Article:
#1
Well ive got my modes down to a T and i know them all well by ear but i dont what chords each of them are supposed to be played with and what the logic/theory behind the chords and the modes connection is. Can anyone help me out?
#2
I could be wrong, but i'm pretty sure... Say you're in the key of C major, (meaning you can use the chords C, Dmin, Emin, F, G, Amin, Bdim) then you can play the C Ionian, C Dorian, C Phrygian, C Lydian, C Mixolydian, C Aeolian, and C Locrian scales over any 'mix' or progression of the aforementioned chords.
#3
no, actually you'd use:

C Ionian
D Dorian
E Phrygian
F Lydian
G Mixolydian
A Aeolian
B Locrian

all of those modes are in the key of C major, and you would be best suited using the appropriate mode over that particular chord...this is called Pitch Axis Theory, and you don't have to follow these guidelines, but if you do it will sound good nonetheless
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#4
Quote by axe_grinder247
no, actually you'd use:

C Ionian
D Dorian
E Phrygian
F Lydian
G Mixolydian
A Aeolian
B Locrian

all of those modes are in the key of C major, and you would be best suited using the appropriate mode over that particular chord...this is called Pitch Axis Theory, and you don't have to follow these guidelines, but if you do it will sound good nonetheless


That dosent really help because if i played an A major chord over the Aeolian mode it wudnt work.
#5
Quote by Naboo
That dosent really help because if i played an A major chord over the Aeolian mode it wudnt work.


don't you mean A minor? He's talking about the key of C major.
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#6
Quote by Naboo
That dosent really help because if i played an A major chord over the Aeolian mode it wudnt work.


of course it wouldn't work, A major isn't even in the key of C
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#7
Quote by axe_grinder247
of course it wouldn't work, A major isn't even in the key of C


ok ok bad example, but what i ment was that i still dont know which chords go with which modes lol.
#8
alright, well here are the chords and their relevant modes

C major - C Ionian
D minor - D Dorian
E minor - E Phrygian
F major - F Lydian
G major - G Mixolydian
A minor - A Aeolian
B diminished - B Locrian

Pitch Axis Theory
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#9
I have no clue about modes, but from what he^ said I understand that the tonic chord goes with ionian, the 2nd with dorian, the third with phyrigian, and so on... It's simple.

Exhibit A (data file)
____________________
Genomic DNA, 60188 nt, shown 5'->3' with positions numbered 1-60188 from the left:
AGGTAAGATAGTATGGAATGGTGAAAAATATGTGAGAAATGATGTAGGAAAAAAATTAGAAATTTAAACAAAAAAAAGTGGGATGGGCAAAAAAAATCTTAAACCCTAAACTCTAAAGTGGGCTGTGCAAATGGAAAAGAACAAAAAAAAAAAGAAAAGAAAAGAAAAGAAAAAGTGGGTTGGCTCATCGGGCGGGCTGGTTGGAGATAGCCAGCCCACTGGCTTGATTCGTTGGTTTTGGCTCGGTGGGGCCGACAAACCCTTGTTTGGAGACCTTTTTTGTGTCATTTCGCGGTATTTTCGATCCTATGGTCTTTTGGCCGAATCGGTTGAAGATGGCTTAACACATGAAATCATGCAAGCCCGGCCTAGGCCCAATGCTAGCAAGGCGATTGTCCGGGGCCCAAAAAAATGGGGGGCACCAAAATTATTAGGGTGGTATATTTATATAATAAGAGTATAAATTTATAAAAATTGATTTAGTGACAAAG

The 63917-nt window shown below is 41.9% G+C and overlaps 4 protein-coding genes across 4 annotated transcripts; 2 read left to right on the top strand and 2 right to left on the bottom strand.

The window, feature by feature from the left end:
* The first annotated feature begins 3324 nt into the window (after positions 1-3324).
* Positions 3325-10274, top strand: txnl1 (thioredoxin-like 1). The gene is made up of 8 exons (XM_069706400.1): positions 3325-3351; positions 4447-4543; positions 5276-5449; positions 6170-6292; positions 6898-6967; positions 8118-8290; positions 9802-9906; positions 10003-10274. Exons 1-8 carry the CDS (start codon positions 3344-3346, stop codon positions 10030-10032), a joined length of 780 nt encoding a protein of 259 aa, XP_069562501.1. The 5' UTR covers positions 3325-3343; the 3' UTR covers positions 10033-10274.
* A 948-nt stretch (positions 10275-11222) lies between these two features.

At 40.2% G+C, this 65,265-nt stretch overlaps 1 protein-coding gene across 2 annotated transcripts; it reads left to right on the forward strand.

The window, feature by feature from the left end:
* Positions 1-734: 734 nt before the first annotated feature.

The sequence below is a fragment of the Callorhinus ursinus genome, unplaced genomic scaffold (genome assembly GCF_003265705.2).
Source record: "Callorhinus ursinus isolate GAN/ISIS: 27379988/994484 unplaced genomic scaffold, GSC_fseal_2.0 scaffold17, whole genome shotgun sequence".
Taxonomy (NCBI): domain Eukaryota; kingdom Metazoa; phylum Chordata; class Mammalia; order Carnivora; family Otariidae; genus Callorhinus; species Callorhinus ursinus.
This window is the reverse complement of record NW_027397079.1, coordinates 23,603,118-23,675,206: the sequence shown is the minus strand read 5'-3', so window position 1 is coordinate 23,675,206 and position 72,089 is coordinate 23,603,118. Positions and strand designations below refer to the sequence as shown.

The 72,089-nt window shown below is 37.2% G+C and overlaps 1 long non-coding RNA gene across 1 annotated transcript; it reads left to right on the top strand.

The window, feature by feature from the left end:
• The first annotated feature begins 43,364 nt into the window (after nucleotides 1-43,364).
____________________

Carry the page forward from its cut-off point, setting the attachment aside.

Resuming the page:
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#11
well, the added tones you speak of i.e. 13, 7 etc do not determine the tonality of the chord, so they make no difference when choosing a mode to play over it...however, there are instances where one mode would fit much better than another...for example, let's say you have a min7b5 chord...the dorian mode might work over it if used correctly, but the Locrian mode fits perfectly because the scale itself contains a b5...or let's say you have a maj7#11 chord...Ionian might work, but not nearly as well as Lydian because of the inclusion of #4(11)...take a gander at the link provided in my last post, with a bit of study you should figure it out fairly quickly
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#12
take a sheet of staff paper and write out a major scale. then build chords off each scale step by stacking thirds ( if you start on a space , your next ascending space is a third. if you start on a line , a third is the next line )

make sure you have the proper key signature for your scale.

once you do this for one scale , you can build chords for all relative scales (modes )

start with three part harmony chords ( three notes )

you will notice that just as your (relative ) modes use all the same notes , so do your chords.
#13
I think you still need to study a little more about modes.
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#16
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#17
i third it

well, that didn't sound very intelligent
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